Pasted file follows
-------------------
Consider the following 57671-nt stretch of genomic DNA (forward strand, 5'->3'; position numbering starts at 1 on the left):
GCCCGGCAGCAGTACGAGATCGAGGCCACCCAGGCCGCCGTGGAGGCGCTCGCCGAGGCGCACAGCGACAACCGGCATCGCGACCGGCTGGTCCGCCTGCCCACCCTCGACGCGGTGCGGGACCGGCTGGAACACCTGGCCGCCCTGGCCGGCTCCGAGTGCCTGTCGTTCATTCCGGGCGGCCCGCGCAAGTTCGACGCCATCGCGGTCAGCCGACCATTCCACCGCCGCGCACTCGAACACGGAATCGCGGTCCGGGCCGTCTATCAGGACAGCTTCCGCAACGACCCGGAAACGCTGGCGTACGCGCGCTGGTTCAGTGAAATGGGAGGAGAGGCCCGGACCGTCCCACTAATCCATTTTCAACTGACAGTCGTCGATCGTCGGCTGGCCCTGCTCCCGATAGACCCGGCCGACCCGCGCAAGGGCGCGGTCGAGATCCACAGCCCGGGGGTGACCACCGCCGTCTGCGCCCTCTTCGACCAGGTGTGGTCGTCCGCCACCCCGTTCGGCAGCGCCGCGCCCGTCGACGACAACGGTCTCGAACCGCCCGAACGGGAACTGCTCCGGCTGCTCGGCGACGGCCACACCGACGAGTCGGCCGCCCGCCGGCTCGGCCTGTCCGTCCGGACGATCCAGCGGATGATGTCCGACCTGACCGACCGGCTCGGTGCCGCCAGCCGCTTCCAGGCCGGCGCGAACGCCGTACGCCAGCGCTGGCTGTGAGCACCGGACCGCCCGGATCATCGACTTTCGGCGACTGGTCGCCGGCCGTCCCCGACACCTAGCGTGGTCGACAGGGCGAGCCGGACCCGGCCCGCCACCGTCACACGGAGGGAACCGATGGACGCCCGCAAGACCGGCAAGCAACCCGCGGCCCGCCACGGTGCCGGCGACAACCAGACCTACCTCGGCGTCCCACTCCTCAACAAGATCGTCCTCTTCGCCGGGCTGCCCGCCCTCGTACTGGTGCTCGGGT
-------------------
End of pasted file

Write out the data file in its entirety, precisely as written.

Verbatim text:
Consider the following 57671-nt stretch of genomic DNA (forward strand, 5'->3'; position numbering starts at 1 on the left):
GCCCGGCAGCAGTACGAGATCGAGGCCACCCAGGCCGCCGTGGAGGCGCTCGCCGAGGCGCACAGCGACAACCGGCATCGCGACCGGCTGGTCCGCCTGCCCACCCTCGACGCGGTGCGGGACCGGCTGGAACACCTGGCCGCCCTGGCCGGCTCCGAGTGCCTGTCGTTCATTCCGGGCGGCCCGCGCAAGTTCGACGCCATCGCGGTCAGCCGACCATTCCACCGCCGCGCACTCGAACACGGAATCGCGGTCCGGGCCGTCTATCAGGACAGCTTCCGCAACGACCCGGAAACGCTGGCGTACGCGCGCTGGTTCAGTGAAATGGGAGGAGAGGCCCGGACCGTCCCACTAATCCATTTTCAACTGACAGTCGTCGATCGTCGGCTGGCCCTGCTCCCGATAGACCCGGCCGACCCGCGCAAGGGCGCGGTCGAGATCCACAGCCCGGGGGTGACCACCGCCGTCTGCGCCCTCTTCGACCAGGTGTGGTCGTCCGCCACCCCGTTCGGCAGCGCCGCGCCCGTCGACGACAACGGTCTCGAACCGCCCGAACGGGAACTGCTCCGGCTGCTCGGCGACGGCCACACCGACGAGTCGGCCGCCCGCCGGCTCGGCCTGTCCGTCCGGACGATCCAGCGGATGATGTCCGACCTGACCGACCGGCTCGGTGCCGCCAGCCGCTTCCAGGCCGGCGCGAACGCCGTACGCCAGCGCTGGCTGTGAGCACCGGACCGCCCGGATCATCGACTTTCGGCGACTGGTCGCCGGCCGTCCCCGACACCTAGCGTGGTCGACAGGGCGAGCCGGACCCGGCCCGCCACCGTCACACGGAGGGAACCGATGGACGCCCGCAAGACCGGCAAGCAACCCGCGGCCCGCCACGGTGCCGGCGACAACCAGACCTACCTCGGCGTCCCACTCCTCAACAAGATCGTCCTCTTCGCCGGGCTGCCCGCCCTCGTACTGGTGCTCGGGT